We have already touched on the importance of treating your return home like the process of international relocation, so it is crucial that you have the next stage of your career development mapped out before you make your move. If you fail to do this, you may find it difficult to source work or realign your business venture while also adjusting to a new environment. This is even more important if you own your own business, as you and you alone are responsible for making such a commercial transition work.

According to the-travel-franchise.com, the UK’s franchise industry alone has seen 20% over the last five years. This is creating a higher number of entrepreneurs and encouraging more people to move regularly between countries, but we must never lose sight of the importance of proactive planning and making preparations ahead of time.

9. Returning Expats should be prepared for a new kind of home sickness

Home is a malleable and fluid concept, and one that changes as we progress through life. It essentially refers to a place where we seek refuge from the pressures of work, raise our families and share intimate moments with the ones that we love. So while we miss our place of birth and homeland when we first relocate abroad, we our outlook changes as we live overseas and make a brand new home in our new surroundings.

This means that when we return as expats, we tend to develop a new kind of home-sickness where we miss the place and country that we have just left. This may manifest itself in several ways, as you seek out new friends of a specific nationality and try to integrate associated customs where possible. According to content manager Schiavenza, the best remedy is to break this spell and plan a holiday to your second home prior to your return.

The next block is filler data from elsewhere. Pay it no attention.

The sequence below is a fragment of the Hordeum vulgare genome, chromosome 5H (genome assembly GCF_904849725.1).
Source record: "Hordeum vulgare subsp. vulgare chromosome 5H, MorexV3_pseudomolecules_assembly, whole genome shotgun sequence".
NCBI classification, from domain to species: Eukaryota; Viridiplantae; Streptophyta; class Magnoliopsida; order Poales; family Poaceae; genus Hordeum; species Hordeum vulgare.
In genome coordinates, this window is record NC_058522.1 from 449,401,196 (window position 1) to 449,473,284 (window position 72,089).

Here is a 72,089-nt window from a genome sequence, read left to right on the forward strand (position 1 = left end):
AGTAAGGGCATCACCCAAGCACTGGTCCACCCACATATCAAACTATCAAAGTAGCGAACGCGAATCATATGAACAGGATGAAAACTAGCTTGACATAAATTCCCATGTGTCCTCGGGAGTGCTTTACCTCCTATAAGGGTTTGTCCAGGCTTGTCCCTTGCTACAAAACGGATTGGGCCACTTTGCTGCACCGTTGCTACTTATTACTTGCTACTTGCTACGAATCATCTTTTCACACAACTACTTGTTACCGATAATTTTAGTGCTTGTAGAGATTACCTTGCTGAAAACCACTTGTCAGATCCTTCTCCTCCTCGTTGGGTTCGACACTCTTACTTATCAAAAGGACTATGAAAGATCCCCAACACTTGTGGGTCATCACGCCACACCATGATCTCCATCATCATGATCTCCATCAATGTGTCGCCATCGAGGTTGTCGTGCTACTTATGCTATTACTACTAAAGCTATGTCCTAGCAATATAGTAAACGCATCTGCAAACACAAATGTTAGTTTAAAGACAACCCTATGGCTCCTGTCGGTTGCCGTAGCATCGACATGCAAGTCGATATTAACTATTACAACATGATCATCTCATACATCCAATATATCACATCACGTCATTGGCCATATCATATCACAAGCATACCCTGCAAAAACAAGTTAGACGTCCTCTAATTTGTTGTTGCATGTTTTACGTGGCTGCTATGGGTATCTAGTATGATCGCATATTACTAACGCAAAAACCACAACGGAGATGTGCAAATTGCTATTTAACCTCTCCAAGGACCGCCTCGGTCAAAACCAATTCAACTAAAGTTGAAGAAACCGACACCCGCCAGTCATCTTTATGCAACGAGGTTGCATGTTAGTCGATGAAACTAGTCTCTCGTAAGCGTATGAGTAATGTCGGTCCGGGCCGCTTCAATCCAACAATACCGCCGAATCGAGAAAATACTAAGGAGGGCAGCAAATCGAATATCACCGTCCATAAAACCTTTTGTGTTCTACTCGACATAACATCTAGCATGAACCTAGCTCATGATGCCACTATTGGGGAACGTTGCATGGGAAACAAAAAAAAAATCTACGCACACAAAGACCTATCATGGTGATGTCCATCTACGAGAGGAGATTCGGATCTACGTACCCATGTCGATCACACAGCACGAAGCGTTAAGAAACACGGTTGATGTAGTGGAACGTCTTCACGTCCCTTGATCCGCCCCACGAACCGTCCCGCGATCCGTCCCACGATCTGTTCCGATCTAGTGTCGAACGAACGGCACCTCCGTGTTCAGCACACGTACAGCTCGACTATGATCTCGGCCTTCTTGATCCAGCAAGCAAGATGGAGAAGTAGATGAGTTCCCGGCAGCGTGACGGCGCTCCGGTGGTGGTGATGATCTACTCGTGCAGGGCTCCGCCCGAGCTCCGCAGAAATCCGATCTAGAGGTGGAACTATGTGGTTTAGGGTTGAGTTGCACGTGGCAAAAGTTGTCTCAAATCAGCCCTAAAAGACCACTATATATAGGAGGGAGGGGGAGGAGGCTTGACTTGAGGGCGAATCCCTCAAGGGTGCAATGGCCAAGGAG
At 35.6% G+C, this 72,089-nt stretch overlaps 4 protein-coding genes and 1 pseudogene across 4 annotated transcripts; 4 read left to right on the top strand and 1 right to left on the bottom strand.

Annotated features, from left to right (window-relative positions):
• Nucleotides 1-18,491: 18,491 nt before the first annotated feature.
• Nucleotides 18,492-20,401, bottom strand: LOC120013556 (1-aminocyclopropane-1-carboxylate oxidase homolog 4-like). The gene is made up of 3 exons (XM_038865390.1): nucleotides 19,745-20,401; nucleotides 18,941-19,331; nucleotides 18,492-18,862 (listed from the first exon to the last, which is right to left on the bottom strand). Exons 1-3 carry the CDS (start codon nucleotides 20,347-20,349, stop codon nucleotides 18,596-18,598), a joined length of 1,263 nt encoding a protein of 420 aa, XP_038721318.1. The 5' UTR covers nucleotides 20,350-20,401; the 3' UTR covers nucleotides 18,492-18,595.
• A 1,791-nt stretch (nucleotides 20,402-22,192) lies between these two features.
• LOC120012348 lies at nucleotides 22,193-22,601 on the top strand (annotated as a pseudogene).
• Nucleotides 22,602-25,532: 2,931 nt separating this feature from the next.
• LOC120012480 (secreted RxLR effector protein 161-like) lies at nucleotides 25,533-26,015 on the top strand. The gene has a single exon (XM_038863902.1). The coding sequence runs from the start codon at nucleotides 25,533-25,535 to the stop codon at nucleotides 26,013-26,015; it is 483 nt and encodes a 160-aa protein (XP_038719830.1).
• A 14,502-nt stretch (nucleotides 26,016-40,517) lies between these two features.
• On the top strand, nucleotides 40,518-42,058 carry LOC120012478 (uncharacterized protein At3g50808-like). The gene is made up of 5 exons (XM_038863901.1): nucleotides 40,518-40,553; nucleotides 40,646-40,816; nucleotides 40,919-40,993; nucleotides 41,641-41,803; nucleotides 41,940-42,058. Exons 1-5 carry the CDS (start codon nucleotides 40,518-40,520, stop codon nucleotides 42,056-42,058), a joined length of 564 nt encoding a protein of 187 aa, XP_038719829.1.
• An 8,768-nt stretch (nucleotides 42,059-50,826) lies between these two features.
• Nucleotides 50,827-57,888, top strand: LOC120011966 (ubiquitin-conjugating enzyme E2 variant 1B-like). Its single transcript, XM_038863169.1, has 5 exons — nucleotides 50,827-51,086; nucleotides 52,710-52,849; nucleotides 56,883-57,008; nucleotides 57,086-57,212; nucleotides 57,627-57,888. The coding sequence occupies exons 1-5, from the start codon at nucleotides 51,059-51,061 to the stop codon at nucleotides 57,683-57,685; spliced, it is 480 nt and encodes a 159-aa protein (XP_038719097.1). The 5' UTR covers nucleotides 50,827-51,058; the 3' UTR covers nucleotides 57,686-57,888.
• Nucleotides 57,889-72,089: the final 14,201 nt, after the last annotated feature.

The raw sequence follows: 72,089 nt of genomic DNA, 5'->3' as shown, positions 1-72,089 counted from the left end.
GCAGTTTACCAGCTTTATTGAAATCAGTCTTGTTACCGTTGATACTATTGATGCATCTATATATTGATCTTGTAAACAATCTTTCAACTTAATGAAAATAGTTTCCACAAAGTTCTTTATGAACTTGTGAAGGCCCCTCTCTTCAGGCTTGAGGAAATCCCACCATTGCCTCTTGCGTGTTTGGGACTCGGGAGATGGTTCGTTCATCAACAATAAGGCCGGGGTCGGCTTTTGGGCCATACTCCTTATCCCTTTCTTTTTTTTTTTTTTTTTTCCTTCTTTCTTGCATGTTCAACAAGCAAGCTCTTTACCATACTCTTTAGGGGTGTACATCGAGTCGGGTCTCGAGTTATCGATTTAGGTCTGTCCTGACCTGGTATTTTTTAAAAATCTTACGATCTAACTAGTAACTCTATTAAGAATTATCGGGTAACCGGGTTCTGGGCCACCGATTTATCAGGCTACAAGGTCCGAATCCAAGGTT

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10. Returning Expats should be proactive when attending to financial matters

Returning to your homeland is an emotionally challenging experience, but it is also one that requires numerous practical steps. You may have been classed as a non-resident for taxation purposes during your absence, for example, so it is crucial that you re-register with the relevant bodies when repatriating.

This type of attention to detail is crucial, especially when it comes to financial matters. It is also important to calculate any changes that may have altered the cost of living in your home nation, along with increases in property, fuel and vehicle prices. This will help you to budget and make viable plans that make your return more manageable.

Featured photo credit: Outpost Magazine via outpostmagazine.com

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Last Updated on October 16, 2018

How to Quit Your Job That You Hate and Start Doing What You Love

How to Quit Your Job That You Hate and Start Doing What You Love

Everyone of us has a plan in our head that was taken over by family responsibilities, social pressure or sheep mentality. This made us a slave to instant gratification and started killing our plan and dreams.

There is a way to revive your plans and dreams and live a happier life. No amount of salary can exceed your desire to do something that you are really passionate about.